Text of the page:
Engaging in regular exercise is one of the best things you can do for your overall health, wellbeing, and longevity. But have you ever stopped to think that exercise can also help you keep your lungs healthy?
So how does exercise strengthen your lungs you ask? Well, when you are physically active, your heart and lungs need to work harder to supply the additional oxygen your muscles need. Just like regular exercise makes your muscles stronger, it also makes your lungs and heart stronger.
As your physical fitness improves, your body becomes more efficient at getting oxygen into the bloodstream and transporting it to the working muscles. That’s one of the reasons why you are less likely to become short of breath during exercise over time.
The Australian Physical Activity Guidelines recommend that adults get at least 30 min of moderate intensity exercise five days a week. Most adults think they are getting this physical activity in but when push comes to shove most are not even succeeding with 50% and those that are, are not exercising at a moderate intensity.
For example: For a healthy person, moderate exercise might be walking at a pace of 4 to 6 km per hour. If you have a lung problem, you would need to walk fast enough to make you moderately breathless.
If you want more guidance around what moderate physical activity looks like for you, please reach out and one of our friendly Accredited Exercise Specialists will have a chat with you.
Now both aerobic activities and muscle-strengthening activities can benefit your lungs. Aerobic activities like walking, running or skipping give your heart and lungs the kind of workout they need to function efficiently.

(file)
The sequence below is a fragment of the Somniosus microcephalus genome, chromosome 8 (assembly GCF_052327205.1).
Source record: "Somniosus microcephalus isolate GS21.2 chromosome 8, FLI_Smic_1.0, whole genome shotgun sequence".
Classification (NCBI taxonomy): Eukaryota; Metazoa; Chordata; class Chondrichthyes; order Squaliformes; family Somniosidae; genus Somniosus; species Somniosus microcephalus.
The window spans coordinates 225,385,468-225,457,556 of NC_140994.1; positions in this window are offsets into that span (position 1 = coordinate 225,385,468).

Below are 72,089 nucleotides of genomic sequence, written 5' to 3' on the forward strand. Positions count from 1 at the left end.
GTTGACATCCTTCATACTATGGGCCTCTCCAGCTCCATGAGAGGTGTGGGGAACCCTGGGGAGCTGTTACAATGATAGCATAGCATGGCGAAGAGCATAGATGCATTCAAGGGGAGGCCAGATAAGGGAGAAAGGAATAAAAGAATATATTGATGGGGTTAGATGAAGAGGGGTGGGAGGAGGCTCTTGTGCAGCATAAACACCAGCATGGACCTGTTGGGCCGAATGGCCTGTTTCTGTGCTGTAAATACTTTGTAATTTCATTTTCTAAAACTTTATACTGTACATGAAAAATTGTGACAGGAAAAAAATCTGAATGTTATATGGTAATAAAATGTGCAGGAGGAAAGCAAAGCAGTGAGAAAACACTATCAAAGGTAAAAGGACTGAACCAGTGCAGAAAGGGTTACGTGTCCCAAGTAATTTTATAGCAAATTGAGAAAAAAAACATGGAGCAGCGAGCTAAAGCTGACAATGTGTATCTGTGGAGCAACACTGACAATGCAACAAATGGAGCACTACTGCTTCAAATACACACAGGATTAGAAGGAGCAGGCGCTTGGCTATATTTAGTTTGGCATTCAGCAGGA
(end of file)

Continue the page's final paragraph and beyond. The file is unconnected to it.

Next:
Muscle-strengthening activities like weight-lifting or Pilates build core strength, improving your posture, and toning your breathing muscles. Certain breathing exercises such as balloon breathing in particular is a great way to strengthen your diaphragm and train your body to breathe more deeply and more effectively.
As mentioned earlier, during exercise, the two most important organs of the body come into action: the heart and the lungs. The lungs bring oxygen into the body, to provide energy, and remove carbon dioxide, the waste product created when you produce energy.
When you are exercising your muscles work harder, the body uses more oxygen and therefore produces more carbon dioxide. To cope with this extra demand, your breathing has to increase from about 15 times a minute (12 litres of air) when you are resting, up to about 40–60 times a minute (100 litres of air) during exercise.
Your circulation also speeds up to take the oxygen to the muscles so that they can keep moving.(1)
When your lungs are healthy, you have a large breathing reserve. You may feel ‘out of breath’ after exercise, but you will not be ‘short of breath’.
When you have reduced lung function, you may use a large part of your breathing reserve therefore, you feel ‘out of breath’, which can be an unpleasant feeling, but it is not generally dangerous.
The most important thing is to look after your lungs and keep them healthy.Smoking will affect your ability to undertake physical activity and reach your true potential. If you quit smoking, you are likely to be able to exercise for longer as early as two weeks after your last cigarette.
Exercise is the best medicine as it also decreases the risk of developing other conditions such as stroke, heart disease and depression. Furthermore, regular exercise is also one of the most important interventions to prevent the onset of type-II diabetes.
So, when should you visit your doctor? Well, it is important that you are aware of the symptoms associated with lung problems, such as cough, shortness of breath or fatigue, and that you see your doctor about them as soon as possible.
A spirometry test assesses your breathing and can help in the diagnosis of any lung problems. Don’t worry, if you have lung condition regular exercise can help improve symptoms. By all means it can be daunting being out of breath or have breathlessness but avoiding exercise will be your downfall. You will become less fit and your activities of daily living will become even harder.
It is best to seek guidance for an exercise specialist such as an Accredited Exercise Physiologist before you begin exercising. This will be to ensure you are exercising in a safe manner and that you are gradually progressing.
Your Lungs and exercise(2016) European Lung Foundation, 12(1), 97-100..